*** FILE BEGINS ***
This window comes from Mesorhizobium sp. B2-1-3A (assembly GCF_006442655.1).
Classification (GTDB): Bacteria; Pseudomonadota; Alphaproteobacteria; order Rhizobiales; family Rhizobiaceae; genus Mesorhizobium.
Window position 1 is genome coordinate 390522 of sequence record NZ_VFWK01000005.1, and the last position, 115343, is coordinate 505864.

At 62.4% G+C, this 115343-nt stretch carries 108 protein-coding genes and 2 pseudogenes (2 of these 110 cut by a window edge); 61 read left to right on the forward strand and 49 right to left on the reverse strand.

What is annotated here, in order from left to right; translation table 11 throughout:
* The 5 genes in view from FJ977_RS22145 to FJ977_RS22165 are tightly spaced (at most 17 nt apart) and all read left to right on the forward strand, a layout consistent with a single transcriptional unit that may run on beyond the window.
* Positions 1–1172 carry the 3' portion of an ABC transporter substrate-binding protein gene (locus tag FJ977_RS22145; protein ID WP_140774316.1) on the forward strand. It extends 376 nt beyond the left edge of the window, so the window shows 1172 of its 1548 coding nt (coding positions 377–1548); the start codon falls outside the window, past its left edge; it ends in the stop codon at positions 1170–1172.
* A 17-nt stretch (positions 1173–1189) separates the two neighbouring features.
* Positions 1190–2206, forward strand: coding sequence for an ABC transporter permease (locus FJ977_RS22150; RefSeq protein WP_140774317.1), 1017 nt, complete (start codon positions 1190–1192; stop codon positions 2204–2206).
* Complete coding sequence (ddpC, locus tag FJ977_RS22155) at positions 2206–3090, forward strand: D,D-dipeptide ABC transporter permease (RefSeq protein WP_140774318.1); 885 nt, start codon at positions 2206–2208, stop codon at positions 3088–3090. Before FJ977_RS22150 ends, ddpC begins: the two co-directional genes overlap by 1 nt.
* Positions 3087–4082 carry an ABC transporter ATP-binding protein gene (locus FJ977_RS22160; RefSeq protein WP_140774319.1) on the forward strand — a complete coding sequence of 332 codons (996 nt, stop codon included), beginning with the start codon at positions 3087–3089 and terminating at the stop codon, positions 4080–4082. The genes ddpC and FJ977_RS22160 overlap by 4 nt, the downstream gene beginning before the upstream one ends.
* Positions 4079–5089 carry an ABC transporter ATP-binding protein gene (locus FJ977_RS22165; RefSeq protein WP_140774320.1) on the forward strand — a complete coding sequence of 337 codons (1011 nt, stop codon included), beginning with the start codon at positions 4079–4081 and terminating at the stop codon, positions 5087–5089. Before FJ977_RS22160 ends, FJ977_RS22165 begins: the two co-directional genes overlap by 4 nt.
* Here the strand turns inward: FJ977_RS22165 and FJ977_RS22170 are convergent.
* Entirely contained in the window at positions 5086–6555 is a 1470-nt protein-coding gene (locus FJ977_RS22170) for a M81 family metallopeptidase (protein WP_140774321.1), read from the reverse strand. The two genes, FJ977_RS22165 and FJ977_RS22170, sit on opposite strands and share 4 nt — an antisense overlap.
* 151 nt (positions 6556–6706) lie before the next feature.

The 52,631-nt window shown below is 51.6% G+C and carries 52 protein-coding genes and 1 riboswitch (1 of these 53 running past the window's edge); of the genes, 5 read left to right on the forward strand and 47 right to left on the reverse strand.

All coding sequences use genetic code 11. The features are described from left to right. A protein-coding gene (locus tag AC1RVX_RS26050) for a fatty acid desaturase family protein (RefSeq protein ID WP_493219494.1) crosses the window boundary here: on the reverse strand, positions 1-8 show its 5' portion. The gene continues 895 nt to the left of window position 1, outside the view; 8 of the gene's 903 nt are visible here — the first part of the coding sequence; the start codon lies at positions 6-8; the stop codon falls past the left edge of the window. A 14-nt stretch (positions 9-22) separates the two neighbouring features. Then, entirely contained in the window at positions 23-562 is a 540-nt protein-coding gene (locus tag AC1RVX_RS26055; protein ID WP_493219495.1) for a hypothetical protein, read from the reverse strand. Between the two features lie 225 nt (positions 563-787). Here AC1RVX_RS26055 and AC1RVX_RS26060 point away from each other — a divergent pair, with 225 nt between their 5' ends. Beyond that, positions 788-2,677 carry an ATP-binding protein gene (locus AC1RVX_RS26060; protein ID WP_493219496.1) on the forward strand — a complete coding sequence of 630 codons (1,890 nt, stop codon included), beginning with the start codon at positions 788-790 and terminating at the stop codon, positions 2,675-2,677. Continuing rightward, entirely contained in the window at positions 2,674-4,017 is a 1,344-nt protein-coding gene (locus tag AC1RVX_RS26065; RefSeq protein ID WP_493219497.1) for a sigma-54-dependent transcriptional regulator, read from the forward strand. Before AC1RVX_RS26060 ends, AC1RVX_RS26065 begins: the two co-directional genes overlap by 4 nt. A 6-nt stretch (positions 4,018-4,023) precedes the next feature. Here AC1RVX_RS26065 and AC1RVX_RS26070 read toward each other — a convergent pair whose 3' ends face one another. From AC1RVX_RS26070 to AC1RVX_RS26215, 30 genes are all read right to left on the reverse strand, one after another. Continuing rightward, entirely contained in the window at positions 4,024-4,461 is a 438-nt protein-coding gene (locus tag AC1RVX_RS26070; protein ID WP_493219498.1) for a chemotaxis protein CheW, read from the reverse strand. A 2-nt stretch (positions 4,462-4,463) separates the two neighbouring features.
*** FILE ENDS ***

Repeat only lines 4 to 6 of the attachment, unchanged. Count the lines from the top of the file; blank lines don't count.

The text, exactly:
At 62.4% G+C, this 115343-nt stretch carries 108 protein-coding genes and 2 pseudogenes (2 of these 110 cut by a window edge); 61 read left to right on the forward strand and 49 right to left on the reverse strand.

What is annotated here, in order from left to right; translation table 11 throughout:
* The 5 genes in view from FJ977_RS22145 to FJ977_RS22165 are tightly spaced (at most 17 nt apart) and all read left to right on the forward strand, a layout consistent with a single transcriptional unit that may run on beyond the window.